Cut it out. Keep from Sabotaging your Own Resume.

With every job opportunity, you are going to update your resume to keep it tailored to the position you are applying for. Unfortunately, with the change of time, the best practices of resumes has changed too. Here are some tips to keep you from sabotaging your own resume by keeping things that will not help you get the interview.

  1. Silly Email: You really do not feel like changing your email. Why? Because you use it for everything. Why would you change it now? Well, the “explodingwaffles@yahoo.com” email may be amusing; however, an employer may see it as immaturity. Think about company email addresses. Usually, they use a first and the last name with a mix of initials or a period. Nevertheless, Gmail is free! Create a professional email account that you use specifically for job searching. You can immediately count yourself out just by your email being unprofessional in your contact info. Which is literally at the top of your resume!
  2. Advanced High School Diploma: It may be a hard pill to swallow but your advanced high school diploma means nothing to an employer. If you have some type of post-secondary education than it is understood you either received your high school diploma or GED. Your education should consist of only the education you are currently receiving or have received in the past. You especially do not want to include education where you only earned “X” amount of credits. Only education where you have earned a credential while attending. Be sure to include the most recent education first along with the college, city, and state, the degree you are pursuing and your expected graduation date.
  3. Irrelevant Experience: Nowadays, everyone wants everything done quick and easy. The same goes for an employer reviewing a resume. If you are using long paragraphs, have a five-page resume and list irrelevant work and education, count yourself out. Employers are only looking for information that is relevant to their opportunity.

This includes work experience, skills, and education. The best way to make sure you are keeping your resume relevant is to make sure you are using the job description as your “cheat sheet” and highlighting that information on your resume. If something is not relevant, take it off.

You also do not want to add too much fluff. Saying you can use the internet is more of an obvious skill and not something that is going to help you stand out from another resume. Incorporate skills relevant to your desired job and be sure to support them within your experience.

  1. Responsible For: We get it. When you are listing your work experience and highlighting your responsibilities, you do not need to put “responsible for” as that is understood. It is best to start your information with action verbs. For example, “Organized an event that hosted 200 students on campus to learn about careers.” It starts with an action verb and tells the employer what you did. Another key factor in that statement is that it shows your accomplishment and not just, what you did. Adding numerical values help support your responsibilities.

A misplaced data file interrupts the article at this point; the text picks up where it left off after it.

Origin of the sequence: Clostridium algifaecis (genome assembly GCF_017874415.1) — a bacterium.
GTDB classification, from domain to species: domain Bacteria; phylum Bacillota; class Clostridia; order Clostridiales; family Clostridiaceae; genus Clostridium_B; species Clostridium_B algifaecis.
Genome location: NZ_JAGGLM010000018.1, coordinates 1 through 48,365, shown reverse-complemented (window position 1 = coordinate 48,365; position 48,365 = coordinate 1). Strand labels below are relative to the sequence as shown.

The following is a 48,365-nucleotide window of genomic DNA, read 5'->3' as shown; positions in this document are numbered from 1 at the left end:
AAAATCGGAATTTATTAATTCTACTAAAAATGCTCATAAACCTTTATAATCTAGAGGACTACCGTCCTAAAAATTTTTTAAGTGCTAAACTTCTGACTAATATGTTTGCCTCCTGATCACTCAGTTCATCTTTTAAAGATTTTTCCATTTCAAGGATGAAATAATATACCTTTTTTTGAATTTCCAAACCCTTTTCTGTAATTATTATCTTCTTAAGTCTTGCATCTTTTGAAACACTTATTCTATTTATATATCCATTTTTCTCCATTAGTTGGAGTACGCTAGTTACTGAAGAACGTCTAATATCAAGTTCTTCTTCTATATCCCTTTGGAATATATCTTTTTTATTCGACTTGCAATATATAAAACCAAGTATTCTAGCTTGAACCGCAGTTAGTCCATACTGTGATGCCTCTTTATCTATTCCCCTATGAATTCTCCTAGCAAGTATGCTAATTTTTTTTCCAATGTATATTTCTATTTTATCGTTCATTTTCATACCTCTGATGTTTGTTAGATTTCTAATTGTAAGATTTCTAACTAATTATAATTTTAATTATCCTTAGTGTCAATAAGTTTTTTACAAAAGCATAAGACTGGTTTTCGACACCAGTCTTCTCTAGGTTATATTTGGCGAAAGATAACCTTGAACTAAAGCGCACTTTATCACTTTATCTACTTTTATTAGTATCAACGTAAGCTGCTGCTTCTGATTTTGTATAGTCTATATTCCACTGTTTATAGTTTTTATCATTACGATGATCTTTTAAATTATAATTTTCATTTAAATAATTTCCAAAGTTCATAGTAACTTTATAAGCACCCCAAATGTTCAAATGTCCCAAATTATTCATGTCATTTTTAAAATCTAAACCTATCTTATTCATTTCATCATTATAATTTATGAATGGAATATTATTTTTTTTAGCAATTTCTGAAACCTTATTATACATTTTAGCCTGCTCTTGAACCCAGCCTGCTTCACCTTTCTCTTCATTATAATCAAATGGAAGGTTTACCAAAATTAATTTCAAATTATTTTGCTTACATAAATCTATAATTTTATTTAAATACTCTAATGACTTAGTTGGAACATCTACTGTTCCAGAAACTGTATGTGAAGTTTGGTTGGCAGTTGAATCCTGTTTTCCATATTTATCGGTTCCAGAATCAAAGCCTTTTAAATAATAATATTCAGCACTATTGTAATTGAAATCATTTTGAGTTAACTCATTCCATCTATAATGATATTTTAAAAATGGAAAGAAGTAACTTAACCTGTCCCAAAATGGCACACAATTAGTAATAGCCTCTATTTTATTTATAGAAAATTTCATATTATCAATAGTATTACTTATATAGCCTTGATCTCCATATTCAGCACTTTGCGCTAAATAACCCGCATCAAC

2. “References Available Upon Request”: I admit it. I used this on my resume. However, does it really do anything other than take up space? Nope, nothing. Whether you have that on your resume or not, your employer is going to ask you for references either in the job application or before final interviews. Easy as that. Do not include references on your resume. Have your references on their own reference sheet. A general rule of thumb, include three professional references and two personal references. You will want to include their name, job title, company, phone number, email and relationship with you. This leaves out no additional information that an employer may need from you. Have it ready so when they do ask, it is available.

So, have you been sabotaging your resume? These simple things could be what is hindering you from getting the interview. Take my advice and cut it out.

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Sup Y’all? Email Etiquette

It is a well-known fact that the average U.S. employee spends a quarter of his or her time at work combing through hundreds of emails that an employee sends and receives each day. Whether you are a student, a stay-at-home mom, or a working professional, plenty of people still don’t know how to use email appropriately. How many of us make embarrassing mistakes that could end up being detrimental in a professional setting? With technology being so advanced and everyone having the latest and greatest smartphone in hand at all times, spelling errors are made more frequently and people’s tone or content may come off as more casual.

While we are continuously trying to work faster and more efficiently, we must remember the social rules that come with any form of communication. Here are some do’s and don’ts of email etiquette.

Do have a clear subject line.

As professionals, we all have hundreds of emails clogging our inbox every day, so the clearer the subject line, the more likely the message will be read. Try to make your subject line more specific so it catches your reader’s attention.